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Causes of an externally rotated leg?

Discussion in 'Biomechanics, Sports and Foot orthoses' started by JamesSainter, Jan 19, 2016.

  1. JamesSainter

    JamesSainter Member

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    Hello I am writing this post to ask for some MSK advice. I graduated 6 months ago and do not have a great knowledge of bio-mechanics but looking to improve that.


    When jogging/running on a treadmill or normal ground I can be seen to pronate. You can observe my foot collapsing and the foot everting. This is very clearly seen in a pair of neutral running trainers. During the swing phase you can see both feet externally rotating (which I believe is often done to prevent the toes catching on the ground).

    I can observe that the right leg is significantly (in my opinion) externally rotated during all phases. Slightly rotated during stance phase and significantly during swing phase.

    The left leg is neutral (pointing directly forward).

    When I go into a good pair of brooks supportive running trainers the foot almost becomes neutral and is fairly "satisfactory".

    I am looking for someone to shed some light on:

    1. Why do I swing my foot round? I have very good ankle joint ROM (40-45 degrees dorsi) and would not say that I have tight Gastrocs/Soleus which could restrict this movement.
    2. What is a common cause for one leg to be externally rotated. What further investigations should I undertake. What are possible solutions to this issue.

    I do suffer from mild insertional achilles tendonitis occasionally but nothing severe. I have no major issues but am concerned this could cause issues later in life and as a podiatrist I think its a good learning opportunity!

    Thank you in advance for any advice!
  2. efuller

    efuller MVP

    When you see an externally rotated position you need to figure out if there is a structural cause. When I used to teach the biomechanical evaluation I made sure the students understood which two lines they were using as a reference point to make a measurement. Starting from the top and working down. You could have an externally rotated hip. Specifically, when you externally rotate the hip there is a large available range of motion of the axis of motion of the knee joint relative to the frontal plane position of the pelvis. Then when you attempt internal rotation of the thigh relative to the pelvis (knee joint axis of motion) there is a small amount of internal rotation say less than 15 degrees. So, during gait, when the person "chooses" to function near the middle of the hip range of motion, the knee will be external.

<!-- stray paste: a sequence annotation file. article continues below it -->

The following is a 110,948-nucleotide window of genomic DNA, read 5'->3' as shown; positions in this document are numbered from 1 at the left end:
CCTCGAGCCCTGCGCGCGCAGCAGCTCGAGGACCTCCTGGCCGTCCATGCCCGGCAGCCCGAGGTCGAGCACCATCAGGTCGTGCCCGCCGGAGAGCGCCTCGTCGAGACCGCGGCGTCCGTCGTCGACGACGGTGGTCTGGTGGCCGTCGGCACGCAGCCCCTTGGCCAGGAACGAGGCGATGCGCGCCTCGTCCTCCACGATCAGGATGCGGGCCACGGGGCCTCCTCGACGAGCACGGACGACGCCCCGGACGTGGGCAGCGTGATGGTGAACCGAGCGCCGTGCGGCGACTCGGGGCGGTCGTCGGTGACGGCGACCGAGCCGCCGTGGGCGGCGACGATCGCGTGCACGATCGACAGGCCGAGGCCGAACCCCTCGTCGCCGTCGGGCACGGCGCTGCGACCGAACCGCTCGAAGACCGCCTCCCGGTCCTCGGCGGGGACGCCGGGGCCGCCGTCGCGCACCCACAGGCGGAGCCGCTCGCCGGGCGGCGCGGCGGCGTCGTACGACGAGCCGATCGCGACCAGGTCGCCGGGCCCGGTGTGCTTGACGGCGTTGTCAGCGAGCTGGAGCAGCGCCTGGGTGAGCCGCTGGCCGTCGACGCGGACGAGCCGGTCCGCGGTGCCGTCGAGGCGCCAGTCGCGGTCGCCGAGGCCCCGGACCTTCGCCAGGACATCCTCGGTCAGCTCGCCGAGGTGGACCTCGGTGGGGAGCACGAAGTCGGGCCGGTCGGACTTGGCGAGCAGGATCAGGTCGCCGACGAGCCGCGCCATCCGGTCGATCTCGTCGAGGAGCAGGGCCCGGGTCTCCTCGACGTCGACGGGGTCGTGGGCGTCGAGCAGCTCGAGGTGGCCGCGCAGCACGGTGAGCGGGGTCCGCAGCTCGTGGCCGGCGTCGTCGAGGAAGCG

There can also be external rotation in the tibia. Knee axis relative to ankle axis of rotation (measured as line between the malleoli) Also know as external tibial torsion.

    If you can get your leg internal, (no external structural deformity), then external rotation during gait is a CNS unconscious choice.

    In terms of treating an external deformity it might be a case of the treatment is worse than the disease. What symptoms do you get if you walk with your foot external?

    Hope this helps.
  3. JamesSainter

    JamesSainter Member

    Thanks for taking the time to reply efuller.

    I do not believe it is tibial torsion as I have looked at the malleolus axis compared to the knee joint.

    I can internally rotate the leg but when I do I notice it is greatly limited in comparison to the left leg. When I do internally rotate it I notice a tightness in the glutes. This leads me to believe it is a soft tissue issue.

    I have made a self referral to physio as I hope they may be able to release any soft tissues or advise me on increasing my hip internal rotation.

    Could you explain how having a LLD would have an effect on this issue. My right leg (the problematic one) is around 1-2 cm shorter.

    [Biomechanics is such a hard subject! Its one of those subjects where I dont even know where to begin!]
  4. efuller

    efuller MVP

    Are you familiar with the tissue stress approach to biomechanics. For me, it makes biomechanics a lot simpler. In the tissue stress approach, you identify the injured structure and then try and reduce stress on that structure. If you don't know where to begin, you should always begin with what hurts. Which leads to the question of why do you care if your foot is external in gait.

    There are so many ways that one can "compensate" for a limb length discrepancy that I don't feel that I can explain anything about the limb length difference without examination. 1-2cm is a quite large difference.


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